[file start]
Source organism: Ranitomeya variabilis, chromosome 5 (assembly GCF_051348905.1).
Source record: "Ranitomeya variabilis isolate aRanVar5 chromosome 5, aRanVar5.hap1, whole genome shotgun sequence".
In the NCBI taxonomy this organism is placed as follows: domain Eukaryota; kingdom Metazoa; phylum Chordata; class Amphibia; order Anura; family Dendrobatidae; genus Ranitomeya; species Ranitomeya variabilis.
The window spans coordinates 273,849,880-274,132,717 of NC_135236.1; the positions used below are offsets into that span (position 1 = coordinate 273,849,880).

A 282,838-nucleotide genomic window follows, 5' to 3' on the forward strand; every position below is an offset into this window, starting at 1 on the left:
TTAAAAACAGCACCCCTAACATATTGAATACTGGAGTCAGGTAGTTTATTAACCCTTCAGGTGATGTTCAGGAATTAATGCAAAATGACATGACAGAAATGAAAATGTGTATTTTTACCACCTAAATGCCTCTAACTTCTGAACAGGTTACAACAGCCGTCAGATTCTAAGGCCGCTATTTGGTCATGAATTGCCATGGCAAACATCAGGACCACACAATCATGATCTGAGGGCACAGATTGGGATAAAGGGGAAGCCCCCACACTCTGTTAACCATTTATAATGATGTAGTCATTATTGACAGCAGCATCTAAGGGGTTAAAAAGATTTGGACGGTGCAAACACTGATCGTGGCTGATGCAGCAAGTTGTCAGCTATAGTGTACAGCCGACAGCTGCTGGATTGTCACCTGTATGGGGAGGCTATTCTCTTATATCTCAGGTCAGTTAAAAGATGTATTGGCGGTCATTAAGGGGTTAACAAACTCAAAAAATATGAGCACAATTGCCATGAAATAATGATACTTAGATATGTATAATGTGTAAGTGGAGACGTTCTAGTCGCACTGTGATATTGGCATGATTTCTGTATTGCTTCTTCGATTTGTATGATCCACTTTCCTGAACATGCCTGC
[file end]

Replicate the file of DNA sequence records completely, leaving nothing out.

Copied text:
Source organism: Ranitomeya variabilis, chromosome 5 (assembly GCF_051348905.1).
Source record: "Ranitomeya variabilis isolate aRanVar5 chromosome 5, aRanVar5.hap1, whole genome shotgun sequence".
In the NCBI taxonomy this organism is placed as follows: domain Eukaryota; kingdom Metazoa; phylum Chordata; class Amphibia; order Anura; family Dendrobatidae; genus Ranitomeya; species Ranitomeya variabilis.
The window spans coordinates 273,849,880-274,132,717 of NC_135236.1; the positions used below are offsets into that span (position 1 = coordinate 273,849,880).

A 282,838-nucleotide genomic window follows, 5' to 3' on the forward strand; every position below is an offset into this window, starting at 1 on the left:
TTAAAAACAGCACCCCTAACATATTGAATACTGGAGTCAGGTAGTTTATTAACCCTTCAGGTGATGTTCAGGAATTAATGCAAAATGACATGACAGAAATGAAAATGTGTATTTTTACCACCTAAATGCCTCTAACTTCTGAACAGGTTACAACAGCCGTCAGATTCTAAGGCCGCTATTTGGTCATGAATTGCCATGGCAAACATCAGGACCACACAATCATGATCTGAGGGCACAGATTGGGATAAAGGGGAAGCCCCCACACTCTGTTAACCATTTATAATGATGTAGTCATTATTGACAGCAGCATCTAAGGGGTTAAAAAGATTTGGACGGTGCAAACACTGATCGTGGCTGATGCAGCAAGTTGTCAGCTATAGTGTACAGCCGACAGCTGCTGGATTGTCACCTGTATGGGGAGGCTATTCTCTTATATCTCAGGTCAGTTAAAAGATGTATTGGCGGTCATTAAGGGGTTAACAAACTCAAAAAATATGAGCACAATTGCCATGAAATAATGATACTTAGATATGTATAATGTGTAAGTGGAGACGTTCTAGTCGCACTGTGATATTGGCATGATTTCTGTATTGCTTCTTCGATTTGTATGATCCACTTTCCTGAACATGCCTGC